Sara Hobolt

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    The AfD succeeded in the German election by mobilising non-voters on the right

The AfD succeeded in the German election by mobilising non-voters on the right

Last Sunday’s German federal elections marked a significant break in Germany’s post-war history. For the first time since the immediate post-war period, a far-right party entered the Bundestag. With 13% of the seats, the populist anti-immigration party, Alternative for Germany (AfD), has become the third largest party in the German parliament. A key to the success of the AfD […]

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    How Brits view Brexit: Indifferent on many aspects, but divided on others

How Brits view Brexit: Indifferent on many aspects, but divided on others

In a recent study, Sara Hobolt and Thomas Leeper examined public opinion on various dimensions of Brexit using an innovative technique for revealing preferences. Their results suggest that while the public is largely indifferent about many aspects of the negotiations, Leave and Remain voters are divided on several key issues. 

Measuring public preferences is commonly approached through survey questionnaires, in which […]

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Why did voters choose Brexit?

The UK voted to leave the European Union in its referendum on 23 June. Sara B. Hobolt writes that although the result has come as a shock to Britain and the rest of Europe, the signs were there that the leave campaign could win and the discontent among British voters is mirrored in many other countries across Europe.

There is […]

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    Voters might be fed up with politicians, but they will listen to people ‘like them’

Voters might be fed up with politicians, but they will listen to people ‘like them’

The EU referendum campaign has made it apparent that a large number of voters are reluctant to trust politicians and experts. But who do they trust? Based on a unique study of 3,000 British voters, Sara Hobolt, Thomas J. Leeper and James Tilley conclude that a largely overlooked factor is the influence of the behaviour of people from the same social […]

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    Which argument will win the referendum – immigration, or the economy?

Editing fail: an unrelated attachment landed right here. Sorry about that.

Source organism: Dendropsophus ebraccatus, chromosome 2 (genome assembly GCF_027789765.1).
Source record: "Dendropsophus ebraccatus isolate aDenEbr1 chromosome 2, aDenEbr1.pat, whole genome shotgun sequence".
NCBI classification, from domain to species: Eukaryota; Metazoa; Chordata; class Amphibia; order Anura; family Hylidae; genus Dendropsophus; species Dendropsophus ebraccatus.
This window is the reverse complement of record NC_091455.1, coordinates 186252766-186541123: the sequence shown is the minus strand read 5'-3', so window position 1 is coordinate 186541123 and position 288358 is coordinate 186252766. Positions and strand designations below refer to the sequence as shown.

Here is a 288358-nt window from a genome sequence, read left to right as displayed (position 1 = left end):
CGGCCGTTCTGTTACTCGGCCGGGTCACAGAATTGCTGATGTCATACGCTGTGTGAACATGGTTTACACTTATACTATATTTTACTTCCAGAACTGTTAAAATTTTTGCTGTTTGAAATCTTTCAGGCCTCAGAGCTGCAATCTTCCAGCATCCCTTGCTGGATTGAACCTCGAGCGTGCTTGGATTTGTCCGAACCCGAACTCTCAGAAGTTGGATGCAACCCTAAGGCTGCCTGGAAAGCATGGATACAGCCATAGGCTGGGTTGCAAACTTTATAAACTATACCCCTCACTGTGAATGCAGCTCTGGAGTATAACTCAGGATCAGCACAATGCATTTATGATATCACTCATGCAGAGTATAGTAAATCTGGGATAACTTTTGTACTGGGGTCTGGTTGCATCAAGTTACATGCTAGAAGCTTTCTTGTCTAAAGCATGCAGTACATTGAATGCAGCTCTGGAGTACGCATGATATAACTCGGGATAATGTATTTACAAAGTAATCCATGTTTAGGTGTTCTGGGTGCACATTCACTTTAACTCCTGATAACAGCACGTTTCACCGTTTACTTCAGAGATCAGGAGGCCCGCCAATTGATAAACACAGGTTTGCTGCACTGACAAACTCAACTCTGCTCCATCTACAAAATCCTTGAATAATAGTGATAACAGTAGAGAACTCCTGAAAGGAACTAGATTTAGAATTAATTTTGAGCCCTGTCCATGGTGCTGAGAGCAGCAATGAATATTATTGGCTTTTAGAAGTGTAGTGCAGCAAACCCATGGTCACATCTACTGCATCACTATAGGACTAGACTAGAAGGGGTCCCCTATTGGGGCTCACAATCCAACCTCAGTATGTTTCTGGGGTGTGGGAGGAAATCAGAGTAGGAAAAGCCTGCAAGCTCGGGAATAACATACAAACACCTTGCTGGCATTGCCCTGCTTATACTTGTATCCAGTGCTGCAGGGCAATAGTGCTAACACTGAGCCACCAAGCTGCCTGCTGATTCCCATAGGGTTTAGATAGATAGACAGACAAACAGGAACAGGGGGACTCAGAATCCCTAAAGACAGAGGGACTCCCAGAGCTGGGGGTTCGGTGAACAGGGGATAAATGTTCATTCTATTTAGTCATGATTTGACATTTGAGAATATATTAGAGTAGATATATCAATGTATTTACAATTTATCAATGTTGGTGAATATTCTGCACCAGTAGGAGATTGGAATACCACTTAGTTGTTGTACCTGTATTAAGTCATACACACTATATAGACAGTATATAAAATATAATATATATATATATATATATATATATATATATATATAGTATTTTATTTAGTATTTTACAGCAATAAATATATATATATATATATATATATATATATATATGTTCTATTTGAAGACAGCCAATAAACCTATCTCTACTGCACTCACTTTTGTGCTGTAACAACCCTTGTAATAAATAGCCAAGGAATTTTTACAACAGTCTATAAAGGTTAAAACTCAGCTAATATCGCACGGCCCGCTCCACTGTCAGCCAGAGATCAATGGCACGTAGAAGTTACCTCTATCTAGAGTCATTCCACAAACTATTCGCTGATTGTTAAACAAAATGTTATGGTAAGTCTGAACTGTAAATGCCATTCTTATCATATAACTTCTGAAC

Which argument will win the referendum – immigration, or the economy?

The UK is set to vote on its EU membership on Thursday. Which arguments have resonated most with voters throughout the campaign? Sara Hobolt and Christopher Wratil present survey evidence indicating that immigration and the economy have been the most prominent topics. Undecided voters have, however, been less moved by these issues and cite misinformation and distrust in politicians as […]

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    Does the UK lose out in the Council? How opposition to EU proposals acts as a signal to domestic audiences

Does the UK lose out in the Council? How opposition to EU proposals acts as a signal to domestic audiences

Those campaigning for a leave vote in Britain’s upcoming referendum often state that the UK has never been on the winning side when it has voted against a proposal in the Council of the European Union. Remain campaigners, however, have responded by arguing that agreements are made by consensus in the Council and that the UK has a strong […]

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    EU referendum: do campaigns actually change voters’ minds?

EU referendum: do campaigns actually change voters’ minds?

Over £9m has been spent on leaflets for all British household outlining the arguments in favour of remaining in the EU. But do campaign activities actually sway voters in referendums? Would campaigners do best to try to change minds, or simply motivate their supporters to turn out at the polls? Which arguments will prove decisive? Sara Hobolt and Sara Hagemann report […]

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What lessons can Britain learn from other EU referendums?

Although the upcoming UK referendum on EU membership will only be the second time the British electorate has voted on its participation in the integration project, over 50 referendums have been held elsewhere in Europe on other aspects of European integration. Sara Hobolt assesses what lessons these referendums might have for the UK, noting that there are four key […]

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    While voters might blame the EU for policy failures, it is extremely difficult for them to effectively hold it to account

While voters might blame the EU for policy failures, it is extremely difficult for them to effectively hold it to account

European integration necessitates that there is a division of competences between the national and European levels, but how do voters assign responsibility when things go wrong? Sara Hobolt and James Tilley argue that while plenty of voters hold the EU responsible for bad outcomes, it is difficult for them to translate this blame into punishment for political actors at the […]

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Designing a new UK-EU relationship and how it could be achieved

The Eurozone crisis has brought the EU’s division into two types of membership into relief, with the euro member states moving closer towards deeper fiscal and economic union, and the others, such as the UK, who remain in the single market with no wish to join the Eurozone, at risk of becoming ‘second class’ states. Damian Chalmers, Simon Hix and […]

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